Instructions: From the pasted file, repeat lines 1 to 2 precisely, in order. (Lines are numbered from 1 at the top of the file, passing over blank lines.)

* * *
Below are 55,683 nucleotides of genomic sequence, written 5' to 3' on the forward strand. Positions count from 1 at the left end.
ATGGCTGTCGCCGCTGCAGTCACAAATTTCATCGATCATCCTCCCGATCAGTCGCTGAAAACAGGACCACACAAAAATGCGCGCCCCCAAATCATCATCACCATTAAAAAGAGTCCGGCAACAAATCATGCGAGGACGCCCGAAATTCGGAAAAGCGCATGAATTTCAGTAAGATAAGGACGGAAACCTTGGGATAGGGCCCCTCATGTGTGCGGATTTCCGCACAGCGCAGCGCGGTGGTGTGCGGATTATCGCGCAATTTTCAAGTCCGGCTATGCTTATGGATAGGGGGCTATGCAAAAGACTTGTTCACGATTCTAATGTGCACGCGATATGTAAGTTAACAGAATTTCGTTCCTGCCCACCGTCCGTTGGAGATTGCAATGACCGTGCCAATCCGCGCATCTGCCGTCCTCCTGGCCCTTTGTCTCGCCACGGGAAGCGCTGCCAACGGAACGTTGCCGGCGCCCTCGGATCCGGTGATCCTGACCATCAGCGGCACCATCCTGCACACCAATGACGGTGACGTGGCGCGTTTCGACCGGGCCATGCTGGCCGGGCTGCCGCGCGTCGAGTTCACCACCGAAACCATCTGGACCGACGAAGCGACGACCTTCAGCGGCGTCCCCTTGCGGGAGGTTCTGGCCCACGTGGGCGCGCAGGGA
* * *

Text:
Below are 55,683 nucleotides of genomic sequence, written 5' to 3' on the forward strand. Positions count from 1 at the left end.
ATGGCTGTCGCCGCTGCAGTCACAAATTTCATCGATCATCCTCCCGATCAGTCGCTGAAAACAGGACCACACAAAAATGCGCGCCCCCAAATCATCATCACCATTAAAAAGAGTCCGGCAACAAATCATGCGAGGACGCCCGAAATTCGGAAAAGCGCATGAATTTCAGTAAGATAAGGACGGAAACCTTGGGATAGGGCCCCTCATGTGTGCGGATTTCCGCACAGCGCAGCGCGGTGGTGTGCGGATTATCGCGCAATTTTCAAGTCCGGCTATGCTTATGGATAGGGGGCTATGCAAAAGACTTGTTCACGATTCTAATGTGCACGCGATATGTAAGTTAACAGAATTTCGTTCCTGCCCACCGTCCGTTGGAGATTGCAATGACCGTGCCAATCCGCGCATCTGCCGTCCTCCTGGCCCTTTGTCTCGCCACGGGAAGCGCTGCCAACGGAACGTTGCCGGCGCCCTCGGATCCGGTGATCCTGACCATCAGCGGCACCATCCTGCACACCAATGACGGTGACGTGGCGCGTTTCGACCGGGCCATGCTGGCCGGGCTGCCGCGCGTCGAGTTCACCACCGAAACCATCTGGACCGACGAAGCGACGACCTTCAGCGGCGTCCCCTTGCGGGAGGTTCTGGCCCACGTGGGCGCGCAGGGA